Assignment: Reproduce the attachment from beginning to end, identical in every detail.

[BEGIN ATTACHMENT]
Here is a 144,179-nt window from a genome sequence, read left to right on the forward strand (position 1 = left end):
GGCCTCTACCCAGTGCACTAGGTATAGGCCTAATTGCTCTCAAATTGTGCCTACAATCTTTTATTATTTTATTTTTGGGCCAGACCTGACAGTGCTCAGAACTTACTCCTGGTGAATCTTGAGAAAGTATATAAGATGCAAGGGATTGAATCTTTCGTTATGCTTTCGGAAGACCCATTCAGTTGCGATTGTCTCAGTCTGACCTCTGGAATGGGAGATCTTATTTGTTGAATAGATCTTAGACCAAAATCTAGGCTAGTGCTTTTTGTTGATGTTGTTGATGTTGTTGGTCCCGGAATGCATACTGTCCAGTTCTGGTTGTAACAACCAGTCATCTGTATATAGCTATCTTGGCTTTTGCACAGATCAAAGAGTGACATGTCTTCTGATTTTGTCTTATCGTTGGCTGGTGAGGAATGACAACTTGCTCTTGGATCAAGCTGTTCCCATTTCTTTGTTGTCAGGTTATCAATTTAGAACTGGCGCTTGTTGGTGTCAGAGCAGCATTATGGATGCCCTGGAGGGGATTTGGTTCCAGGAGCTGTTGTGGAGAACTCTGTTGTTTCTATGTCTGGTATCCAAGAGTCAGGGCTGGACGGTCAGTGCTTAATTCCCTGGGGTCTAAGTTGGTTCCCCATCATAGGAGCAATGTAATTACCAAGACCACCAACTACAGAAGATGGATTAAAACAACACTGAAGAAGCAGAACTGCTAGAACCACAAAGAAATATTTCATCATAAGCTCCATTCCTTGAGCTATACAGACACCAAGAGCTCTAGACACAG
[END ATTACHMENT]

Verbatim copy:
Here is a 144,179-nt window from a genome sequence, read left to right on the forward strand (position 1 = left end):
GGCCTCTACCCAGTGCACTAGGTATAGGCCTAATTGCTCTCAAATTGTGCCTACAATCTTTTATTATTTTATTTTTGGGCCAGACCTGACAGTGCTCAGAACTTACTCCTGGTGAATCTTGAGAAAGTATATAAGATGCAAGGGATTGAATCTTTCGTTATGCTTTCGGAAGACCCATTCAGTTGCGATTGTCTCAGTCTGACCTCTGGAATGGGAGATCTTATTTGTTGAATAGATCTTAGACCAAAATCTAGGCTAGTGCTTTTTGTTGATGTTGTTGATGTTGTTGGTCCCGGAATGCATACTGTCCAGTTCTGGTTGTAACAACCAGTCATCTGTATATAGCTATCTTGGCTTTTGCACAGATCAAAGAGTGACATGTCTTCTGATTTTGTCTTATCGTTGGCTGGTGAGGAATGACAACTTGCTCTTGGATCAAGCTGTTCCCATTTCTTTGTTGTCAGGTTATCAATTTAGAACTGGCGCTTGTTGGTGTCAGAGCAGCATTATGGATGCCCTGGAGGGGATTTGGTTCCAGGAGCTGTTGTGGAGAACTCTGTTGTTTCTATGTCTGGTATCCAAGAGTCAGGGCTGGACGGTCAGTGCTTAATTCCCTGGGGTCTAAGTTGGTTCCCCATCATAGGAGCAATGTAATTACCAAGACCACCAACTACAGAAGATGGATTAAAACAACACTGAAGAAGCAGAACTGCTAGAACCACAAAGAAATATTTCATCATAAGCTCCATTCCTTGAGCTATACAGACACCAAGAGCTCTAGACACAG